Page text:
Prof Sophia Ananiadou, Director of NaCTeM, will act as a panelist in a a special session entitled Evidence Synthesis – Current Practices and Future Possibilities to be held on October 5th, 2016, as part of the IEEE International Conference on Healthcare Informatics (ICHI 2016), to be held in Chicago, IL, USA.
Neil R. Smalheiser, University of Illinois at Chicago, College of Medicine
Spyros Kitsiou, University of Illinois at Chicago, College of Medicine
Aaron M. Cohen, Oregon Health & Science University
Siddhartha Jonnalagadda, Microsoft
Byron Wallace, Northeastern University
Sophia Ananiadou, The University of Manchester, National Centre for Text Mining
This session has two main goals. First, it is designed to inform new investigators of the importance of automating evidence synthesis, and emphasize the potential for new research in this area. Second, it provides an opportunity for five of the leading laboratories across the US and UK to come together, to review the current state of the art, and discuss in detail the nuts-and-bolts of different technical approaches to overcoming the key challenges of evidence synthesis.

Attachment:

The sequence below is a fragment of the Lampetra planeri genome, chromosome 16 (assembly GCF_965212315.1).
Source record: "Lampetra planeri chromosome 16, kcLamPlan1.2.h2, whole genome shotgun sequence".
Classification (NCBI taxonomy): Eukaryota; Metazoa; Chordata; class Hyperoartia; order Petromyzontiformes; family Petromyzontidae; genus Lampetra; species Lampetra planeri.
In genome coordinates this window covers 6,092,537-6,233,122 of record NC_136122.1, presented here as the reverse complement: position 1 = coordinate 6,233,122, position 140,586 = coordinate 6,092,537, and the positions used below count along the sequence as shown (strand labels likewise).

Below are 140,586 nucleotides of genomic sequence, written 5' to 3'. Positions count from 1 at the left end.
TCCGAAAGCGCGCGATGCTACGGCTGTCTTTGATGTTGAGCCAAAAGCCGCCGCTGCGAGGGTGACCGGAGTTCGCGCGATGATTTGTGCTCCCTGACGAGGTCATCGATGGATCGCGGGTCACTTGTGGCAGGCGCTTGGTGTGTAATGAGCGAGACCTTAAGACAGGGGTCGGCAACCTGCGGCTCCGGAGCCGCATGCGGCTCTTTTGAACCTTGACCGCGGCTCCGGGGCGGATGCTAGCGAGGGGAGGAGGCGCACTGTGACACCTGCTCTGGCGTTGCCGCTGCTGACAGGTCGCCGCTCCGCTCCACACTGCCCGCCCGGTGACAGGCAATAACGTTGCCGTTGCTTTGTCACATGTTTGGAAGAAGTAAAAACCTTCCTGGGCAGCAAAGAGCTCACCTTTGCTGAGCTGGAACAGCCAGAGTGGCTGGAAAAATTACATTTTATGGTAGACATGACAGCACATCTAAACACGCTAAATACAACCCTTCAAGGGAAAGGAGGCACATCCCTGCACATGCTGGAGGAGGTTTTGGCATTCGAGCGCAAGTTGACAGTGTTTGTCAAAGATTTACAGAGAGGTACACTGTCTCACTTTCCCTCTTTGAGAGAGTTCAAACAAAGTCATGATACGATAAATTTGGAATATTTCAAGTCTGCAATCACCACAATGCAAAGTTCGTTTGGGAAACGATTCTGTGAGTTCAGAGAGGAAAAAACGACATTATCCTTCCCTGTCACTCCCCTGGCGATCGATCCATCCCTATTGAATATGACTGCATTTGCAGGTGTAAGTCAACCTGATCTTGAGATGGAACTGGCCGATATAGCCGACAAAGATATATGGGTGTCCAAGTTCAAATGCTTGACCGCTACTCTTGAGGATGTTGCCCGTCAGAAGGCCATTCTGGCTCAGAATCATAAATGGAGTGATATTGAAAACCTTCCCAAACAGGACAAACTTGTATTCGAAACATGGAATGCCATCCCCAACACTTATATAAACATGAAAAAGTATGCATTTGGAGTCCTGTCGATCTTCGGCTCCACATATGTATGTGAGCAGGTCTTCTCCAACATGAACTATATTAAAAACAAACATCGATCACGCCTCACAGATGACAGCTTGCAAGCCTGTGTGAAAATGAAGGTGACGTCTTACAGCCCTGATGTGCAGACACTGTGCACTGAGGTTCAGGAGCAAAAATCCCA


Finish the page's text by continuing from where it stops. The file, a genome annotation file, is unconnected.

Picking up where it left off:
Dr. Kitsiou will give an overview of the different types of literature reviews and evidence synthesis approaches in health informatics, with emphasis on systematic reviews and meta-analyses, for those not in the field: discussing how they are generated, and the bottlenecks in generating them efficiently and with adequate quality. Dr. Cohen will give an overview of the efforts by laboratories worldwide to improve and automate the process of writing and updating systematic reviews in evidence-based medicine. Dr. Smalheiser will present his research in identifying relevant clinical trials to examine, whereas Drs. Jonnalagadda, Wallace, and Ananiadou will discuss and compare their approaches to extracting data from clinical trial articles. Finally, there will be guided general discussion to consider the scope, limitations and potential for text mining techniques to automate, streamline and re-engineer the largely manual process of writing systematic reviews.